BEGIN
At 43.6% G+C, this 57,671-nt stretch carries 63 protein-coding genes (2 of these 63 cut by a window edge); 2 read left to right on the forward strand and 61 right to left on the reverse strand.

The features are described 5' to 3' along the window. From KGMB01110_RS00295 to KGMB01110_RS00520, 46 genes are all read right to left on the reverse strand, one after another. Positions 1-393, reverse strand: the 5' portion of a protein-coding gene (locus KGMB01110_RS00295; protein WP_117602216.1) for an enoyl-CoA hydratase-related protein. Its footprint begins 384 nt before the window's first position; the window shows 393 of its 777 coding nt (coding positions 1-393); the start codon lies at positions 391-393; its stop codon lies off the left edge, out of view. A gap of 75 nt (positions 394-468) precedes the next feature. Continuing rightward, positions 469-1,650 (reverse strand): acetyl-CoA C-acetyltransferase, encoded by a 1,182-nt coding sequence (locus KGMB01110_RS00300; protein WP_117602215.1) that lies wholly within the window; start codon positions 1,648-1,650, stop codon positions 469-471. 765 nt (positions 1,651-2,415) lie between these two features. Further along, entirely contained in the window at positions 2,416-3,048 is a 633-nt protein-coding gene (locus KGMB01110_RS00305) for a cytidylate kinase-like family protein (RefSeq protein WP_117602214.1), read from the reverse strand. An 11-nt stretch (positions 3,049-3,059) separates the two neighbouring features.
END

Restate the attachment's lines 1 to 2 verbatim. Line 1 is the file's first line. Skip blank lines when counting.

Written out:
At 43.6% G+C, this 57,671-nt stretch carries 63 protein-coding genes (2 of these 63 cut by a window edge); 2 read left to right on the forward strand and 61 right to left on the reverse strand.

The features are described 5' to 3' along the window. From KGMB01110_RS00295 to KGMB01110_RS00520, 46 genes are all read right to left on the reverse strand, one after another. Positions 1-393, reverse strand: the 5' portion of a protein-coding gene (locus KGMB01110_RS00295; protein WP_117602216.1) for an enoyl-CoA hydratase-related protein. Its footprint begins 384 nt before the window's first position; the window shows 393 of its 777 coding nt (coding positions 1-393); the start codon lies at positions 391-393; its stop codon lies off the left edge, out of view. A gap of 75 nt (positions 394-468) precedes the next feature. Continuing rightward, positions 469-1,650 (reverse strand): acetyl-CoA C-acetyltransferase, encoded by a 1,182-nt coding sequence (locus KGMB01110_RS00300; protein WP_117602215.1) that lies wholly within the window; start codon positions 1,648-1,650, stop codon positions 469-471. 765 nt (positions 1,651-2,415) lie between these two features. Further along, entirely contained in the window at positions 2,416-3,048 is a 633-nt protein-coding gene (locus KGMB01110_RS00305) for a cytidylate kinase-like family protein (RefSeq protein WP_117602214.1), read from the reverse strand. An 11-nt stretch (positions 3,049-3,059) separates the two neighbouring features.